Herodotus relates that Cambyses II, son of the great Cyrus, a man inclined to excesses, murder and sacrilege, who finally surrendered to insanity (“for it is said moreover that Cambyses had from his birth a certain grievous malady, that which is called by some the «sacred» disease: and it was certainly nothing strange that when the body was suffering from a grievous malady, the mind should not be sound either”, Herodotus 3.33) committed one of his greatest follies toward the end of his days. He sent an army of 50,000 men against the temple of Amun in Siwa to the northwest of the impressive Lybian Sand Sea, without almost any supplies and ammunition. Herodotus transmits several versions of this tragic story which may be true, but never any convincing trace has been found of the people caught up in the desert:
It is known that they arrived at the city of Oasis, which is inhabited by Samians said to be of the Aischrionian tribe, and is distant seven days’ journey from Thebes over sandy desert: now this place is called in the speech of the Hellenes the “Isle of the Blessed.” It is said that the army reached this place, but from that point onwards, except the Ammonians themselves and those who have heard the account from them, no man is able to say anything about them; for they neither reached the Ammonians nor returned back. This however is added to the story by the Ammonians themselves: – they say that as the army was going from this Oasis through the sandy desert to attack them, and had got to a point about mid-way between them and the Oasis, while they were taking their morning meal a violent South Wind blew upon them, and bearing with it heaps of the desert sand it buried them under it, and so they disappeared and were seen no more. Thus the Ammonians say that it came to pass with regard to this army. (Herodotus, 3.26)
As recently as November last year, a team of Italian researchers announced – apparently with no absolute confirmation – to have found in a valley the bones of the unfortunate army. That there are bones indeed you can see in this video. Here, no doubt, lots of people had died. But it is not easy to point out that they were the lost army of Cambyses.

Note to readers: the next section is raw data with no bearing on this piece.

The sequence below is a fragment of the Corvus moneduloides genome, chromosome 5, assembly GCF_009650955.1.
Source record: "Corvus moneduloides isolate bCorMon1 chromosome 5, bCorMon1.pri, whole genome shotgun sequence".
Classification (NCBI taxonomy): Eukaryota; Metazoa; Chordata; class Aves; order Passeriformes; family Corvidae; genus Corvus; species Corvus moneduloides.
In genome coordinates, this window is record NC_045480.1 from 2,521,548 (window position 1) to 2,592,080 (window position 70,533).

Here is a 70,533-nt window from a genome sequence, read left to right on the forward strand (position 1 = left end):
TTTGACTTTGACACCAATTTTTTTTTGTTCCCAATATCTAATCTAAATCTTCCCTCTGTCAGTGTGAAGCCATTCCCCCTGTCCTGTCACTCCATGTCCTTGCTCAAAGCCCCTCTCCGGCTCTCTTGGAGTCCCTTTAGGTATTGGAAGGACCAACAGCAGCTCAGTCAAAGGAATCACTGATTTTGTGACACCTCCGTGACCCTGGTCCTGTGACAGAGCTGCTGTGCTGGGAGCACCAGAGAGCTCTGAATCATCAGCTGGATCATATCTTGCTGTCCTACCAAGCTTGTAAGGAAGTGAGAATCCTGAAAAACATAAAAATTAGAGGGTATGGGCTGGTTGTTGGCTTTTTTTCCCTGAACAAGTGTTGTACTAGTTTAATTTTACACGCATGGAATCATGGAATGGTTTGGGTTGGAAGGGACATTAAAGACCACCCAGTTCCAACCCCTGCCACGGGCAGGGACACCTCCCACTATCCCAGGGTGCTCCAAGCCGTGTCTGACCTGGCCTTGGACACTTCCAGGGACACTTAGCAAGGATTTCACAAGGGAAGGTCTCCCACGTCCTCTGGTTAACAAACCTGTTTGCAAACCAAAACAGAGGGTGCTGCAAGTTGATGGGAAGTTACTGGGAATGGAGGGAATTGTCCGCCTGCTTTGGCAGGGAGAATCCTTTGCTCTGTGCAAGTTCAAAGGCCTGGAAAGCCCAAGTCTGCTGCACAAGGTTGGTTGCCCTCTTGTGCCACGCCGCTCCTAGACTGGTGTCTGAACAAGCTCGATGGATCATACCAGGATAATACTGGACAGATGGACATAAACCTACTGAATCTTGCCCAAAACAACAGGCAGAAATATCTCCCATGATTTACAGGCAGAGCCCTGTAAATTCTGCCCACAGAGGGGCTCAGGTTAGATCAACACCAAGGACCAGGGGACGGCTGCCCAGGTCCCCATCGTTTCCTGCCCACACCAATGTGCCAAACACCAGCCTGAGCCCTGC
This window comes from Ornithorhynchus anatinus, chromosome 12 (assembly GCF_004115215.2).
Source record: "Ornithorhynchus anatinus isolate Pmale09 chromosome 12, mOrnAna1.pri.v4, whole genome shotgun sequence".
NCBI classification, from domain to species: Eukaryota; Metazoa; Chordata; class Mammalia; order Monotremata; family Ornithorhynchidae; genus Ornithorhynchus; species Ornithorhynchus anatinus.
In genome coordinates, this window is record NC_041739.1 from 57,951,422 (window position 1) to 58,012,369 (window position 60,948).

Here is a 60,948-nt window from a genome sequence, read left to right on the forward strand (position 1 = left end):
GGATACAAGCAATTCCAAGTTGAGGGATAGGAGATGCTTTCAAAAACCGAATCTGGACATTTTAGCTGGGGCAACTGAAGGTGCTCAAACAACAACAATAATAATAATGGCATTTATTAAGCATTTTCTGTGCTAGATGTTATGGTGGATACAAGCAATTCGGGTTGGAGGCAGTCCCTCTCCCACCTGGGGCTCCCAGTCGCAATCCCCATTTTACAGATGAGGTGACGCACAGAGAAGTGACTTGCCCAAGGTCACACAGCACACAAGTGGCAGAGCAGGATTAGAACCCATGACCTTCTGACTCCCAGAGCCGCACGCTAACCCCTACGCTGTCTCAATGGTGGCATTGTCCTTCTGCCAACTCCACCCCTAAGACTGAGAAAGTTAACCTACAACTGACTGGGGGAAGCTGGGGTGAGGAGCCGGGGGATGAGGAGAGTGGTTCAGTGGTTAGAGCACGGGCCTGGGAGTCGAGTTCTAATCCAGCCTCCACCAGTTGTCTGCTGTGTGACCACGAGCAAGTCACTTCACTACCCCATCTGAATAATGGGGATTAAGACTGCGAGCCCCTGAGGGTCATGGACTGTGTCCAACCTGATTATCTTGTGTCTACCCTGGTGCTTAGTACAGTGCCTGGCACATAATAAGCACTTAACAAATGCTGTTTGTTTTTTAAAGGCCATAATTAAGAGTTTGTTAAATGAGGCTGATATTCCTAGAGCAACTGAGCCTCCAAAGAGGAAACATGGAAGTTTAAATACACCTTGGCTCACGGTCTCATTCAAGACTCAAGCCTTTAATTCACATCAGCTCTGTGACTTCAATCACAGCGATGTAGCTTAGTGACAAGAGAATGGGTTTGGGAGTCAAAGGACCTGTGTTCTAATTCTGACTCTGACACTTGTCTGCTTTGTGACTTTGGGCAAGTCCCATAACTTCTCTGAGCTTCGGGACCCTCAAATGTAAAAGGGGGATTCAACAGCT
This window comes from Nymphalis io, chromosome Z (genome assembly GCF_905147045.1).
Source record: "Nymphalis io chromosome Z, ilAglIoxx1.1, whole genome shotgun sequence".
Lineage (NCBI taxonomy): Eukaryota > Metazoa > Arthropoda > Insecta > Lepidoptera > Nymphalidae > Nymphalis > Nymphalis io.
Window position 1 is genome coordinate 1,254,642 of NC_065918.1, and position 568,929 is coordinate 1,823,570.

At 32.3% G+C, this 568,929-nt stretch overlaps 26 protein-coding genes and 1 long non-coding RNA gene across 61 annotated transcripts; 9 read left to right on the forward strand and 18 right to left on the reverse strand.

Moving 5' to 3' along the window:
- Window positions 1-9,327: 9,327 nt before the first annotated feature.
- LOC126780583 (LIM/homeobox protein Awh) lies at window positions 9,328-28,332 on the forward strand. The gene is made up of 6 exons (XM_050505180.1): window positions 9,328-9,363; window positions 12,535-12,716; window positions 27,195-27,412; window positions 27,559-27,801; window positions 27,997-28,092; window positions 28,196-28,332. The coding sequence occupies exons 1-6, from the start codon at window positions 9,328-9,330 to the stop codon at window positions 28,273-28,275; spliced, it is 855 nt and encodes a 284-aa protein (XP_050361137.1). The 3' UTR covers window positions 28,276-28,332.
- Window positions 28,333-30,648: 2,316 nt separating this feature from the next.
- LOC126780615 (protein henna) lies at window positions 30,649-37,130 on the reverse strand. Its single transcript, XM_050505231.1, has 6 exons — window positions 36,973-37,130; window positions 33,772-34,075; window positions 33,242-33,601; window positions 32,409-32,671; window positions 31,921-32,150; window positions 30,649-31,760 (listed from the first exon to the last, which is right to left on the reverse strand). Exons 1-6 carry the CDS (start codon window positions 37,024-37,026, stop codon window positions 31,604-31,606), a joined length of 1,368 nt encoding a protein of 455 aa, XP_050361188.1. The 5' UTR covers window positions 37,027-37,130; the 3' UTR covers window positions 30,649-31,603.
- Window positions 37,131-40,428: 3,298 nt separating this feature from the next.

Herodotus, writing on another subject, gives us an interesting clue to whether the bones are of Persians or Egyptians, and modern investigators do not seem to have taken account of his wisdom:
I was witness moreover of a great marvel, being informed of it by the Egyptians; for of the bones scattered about of those who fell in this fight, each side separately, since the bones of the Persians were lying apart on one side according as they were divided at first, and those of the Egyptians on the other, the skulls of the Persians are so weak that if you shall hit them only with a pebble you will make a hole in them, while those of the Egyptians are so exceedingly strong that you would hardly break them if you struck them with a large stone. The cause of it, they say, was this, and I for my part readily believe them, namely that the Egyptians beginning from their early childhood shave their heads, and the bone is thickened by exposure to the sun: and this is also the cause of their not becoming bald-headed; for among the Egyptians you see fewer bald-headed men than among any other race. This then is the reason why these have their skulls strong; and the reason why the Persians have theirs weak is that they keep them delicately in the shade from the first by wearing tiaras, that is felt caps. (3.12)
We have celebrated the Holy Week by immersing ourselves in this vast Western Desert of Egypt, traveling from Cairo to Abu Simbel through the oases of Bahariya, Farafra, Dakhla and Al-Kharga. We will tell more about this periplous in the following days.
From the small oasis of Abu Minqar to the west opens to the sight the relentless route – or rather its absence – along which the 50,000 soldiers of Cambyses disappeared. Right here emerges the miracle of a fountain of red water, a thick flow of hot water in which we could not avoid plunging with all due respect, sharing our lustral bath with the ablutions of the handful of inhabitants of the oasis.